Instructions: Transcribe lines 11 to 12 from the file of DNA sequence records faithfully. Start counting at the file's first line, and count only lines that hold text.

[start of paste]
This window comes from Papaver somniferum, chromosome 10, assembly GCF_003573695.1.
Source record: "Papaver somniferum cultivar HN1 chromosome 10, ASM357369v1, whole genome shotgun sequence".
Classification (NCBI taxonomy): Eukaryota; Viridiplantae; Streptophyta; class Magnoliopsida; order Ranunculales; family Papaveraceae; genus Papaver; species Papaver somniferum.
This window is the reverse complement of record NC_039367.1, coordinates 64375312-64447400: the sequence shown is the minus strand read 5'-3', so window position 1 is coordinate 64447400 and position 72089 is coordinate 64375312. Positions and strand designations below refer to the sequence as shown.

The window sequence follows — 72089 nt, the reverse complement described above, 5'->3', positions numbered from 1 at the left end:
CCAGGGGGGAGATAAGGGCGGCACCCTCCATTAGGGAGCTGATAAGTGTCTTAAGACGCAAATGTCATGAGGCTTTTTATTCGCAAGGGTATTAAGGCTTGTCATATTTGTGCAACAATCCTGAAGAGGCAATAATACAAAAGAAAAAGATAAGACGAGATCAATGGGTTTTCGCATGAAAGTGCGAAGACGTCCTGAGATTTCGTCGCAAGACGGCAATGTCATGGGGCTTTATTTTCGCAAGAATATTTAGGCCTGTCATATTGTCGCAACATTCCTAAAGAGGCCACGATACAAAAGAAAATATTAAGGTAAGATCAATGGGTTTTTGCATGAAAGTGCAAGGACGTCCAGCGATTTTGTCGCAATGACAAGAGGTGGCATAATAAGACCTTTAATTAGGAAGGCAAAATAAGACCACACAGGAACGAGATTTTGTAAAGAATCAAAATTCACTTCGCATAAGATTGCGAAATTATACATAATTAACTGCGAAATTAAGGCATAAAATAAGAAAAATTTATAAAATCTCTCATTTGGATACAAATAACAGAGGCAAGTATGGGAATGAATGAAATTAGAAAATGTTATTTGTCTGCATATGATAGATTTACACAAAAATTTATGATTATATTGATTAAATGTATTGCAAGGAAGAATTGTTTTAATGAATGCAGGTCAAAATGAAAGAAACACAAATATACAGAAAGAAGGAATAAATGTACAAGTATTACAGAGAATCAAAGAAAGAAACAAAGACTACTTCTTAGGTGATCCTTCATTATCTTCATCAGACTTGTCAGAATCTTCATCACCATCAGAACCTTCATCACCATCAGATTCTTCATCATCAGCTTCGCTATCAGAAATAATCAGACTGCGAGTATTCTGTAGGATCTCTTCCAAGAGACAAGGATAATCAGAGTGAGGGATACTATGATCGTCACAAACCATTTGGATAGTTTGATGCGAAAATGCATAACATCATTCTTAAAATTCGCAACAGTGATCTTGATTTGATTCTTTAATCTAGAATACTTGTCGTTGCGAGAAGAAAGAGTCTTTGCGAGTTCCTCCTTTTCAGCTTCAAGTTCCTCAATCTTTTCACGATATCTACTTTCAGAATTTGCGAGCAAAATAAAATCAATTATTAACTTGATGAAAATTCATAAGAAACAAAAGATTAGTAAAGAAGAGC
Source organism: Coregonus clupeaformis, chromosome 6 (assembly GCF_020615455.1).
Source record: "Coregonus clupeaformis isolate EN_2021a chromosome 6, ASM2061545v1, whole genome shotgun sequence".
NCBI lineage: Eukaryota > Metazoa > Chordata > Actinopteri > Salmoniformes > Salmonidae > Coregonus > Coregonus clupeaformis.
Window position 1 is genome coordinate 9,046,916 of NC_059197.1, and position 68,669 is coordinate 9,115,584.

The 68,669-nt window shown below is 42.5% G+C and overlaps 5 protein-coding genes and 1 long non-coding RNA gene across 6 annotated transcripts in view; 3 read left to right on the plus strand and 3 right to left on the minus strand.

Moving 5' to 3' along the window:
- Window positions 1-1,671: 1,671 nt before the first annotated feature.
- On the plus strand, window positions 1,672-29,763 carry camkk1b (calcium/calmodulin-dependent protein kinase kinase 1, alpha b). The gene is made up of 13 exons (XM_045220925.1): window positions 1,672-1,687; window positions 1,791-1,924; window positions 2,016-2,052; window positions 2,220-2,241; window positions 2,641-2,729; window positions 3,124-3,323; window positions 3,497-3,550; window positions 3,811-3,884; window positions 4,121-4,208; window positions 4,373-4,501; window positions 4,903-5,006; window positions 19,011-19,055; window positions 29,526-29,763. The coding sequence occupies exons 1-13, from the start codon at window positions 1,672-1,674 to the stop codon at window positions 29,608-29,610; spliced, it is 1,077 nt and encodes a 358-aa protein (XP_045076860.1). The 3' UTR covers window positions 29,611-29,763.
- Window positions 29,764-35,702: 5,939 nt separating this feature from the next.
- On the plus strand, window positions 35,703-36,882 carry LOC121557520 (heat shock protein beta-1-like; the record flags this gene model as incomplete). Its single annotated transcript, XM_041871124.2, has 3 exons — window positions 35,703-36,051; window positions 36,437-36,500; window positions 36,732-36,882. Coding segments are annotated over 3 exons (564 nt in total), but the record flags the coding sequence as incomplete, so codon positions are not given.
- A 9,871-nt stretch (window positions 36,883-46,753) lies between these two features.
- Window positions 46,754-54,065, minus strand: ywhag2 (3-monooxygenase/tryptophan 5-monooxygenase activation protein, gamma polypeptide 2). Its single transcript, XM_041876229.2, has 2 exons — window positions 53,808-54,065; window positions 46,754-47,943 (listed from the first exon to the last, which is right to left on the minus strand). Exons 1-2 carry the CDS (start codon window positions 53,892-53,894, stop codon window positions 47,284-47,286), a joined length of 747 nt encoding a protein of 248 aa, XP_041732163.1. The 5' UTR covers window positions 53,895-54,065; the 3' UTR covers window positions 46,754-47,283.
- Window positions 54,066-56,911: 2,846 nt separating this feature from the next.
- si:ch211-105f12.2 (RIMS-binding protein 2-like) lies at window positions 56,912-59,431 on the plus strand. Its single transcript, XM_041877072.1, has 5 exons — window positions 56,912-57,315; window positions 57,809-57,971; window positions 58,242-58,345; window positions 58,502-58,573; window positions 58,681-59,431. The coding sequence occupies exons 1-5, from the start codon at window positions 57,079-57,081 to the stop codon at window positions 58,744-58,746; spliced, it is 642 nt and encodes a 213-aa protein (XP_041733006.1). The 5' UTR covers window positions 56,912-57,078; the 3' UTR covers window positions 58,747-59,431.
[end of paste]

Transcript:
The 68,669-nt window shown below is 42.5% G+C and overlaps 5 protein-coding genes and 1 long non-coding RNA gene across 6 annotated transcripts in view; 3 read left to right on the plus strand and 3 right to left on the minus strand.

Moving 5' to 3' along the window: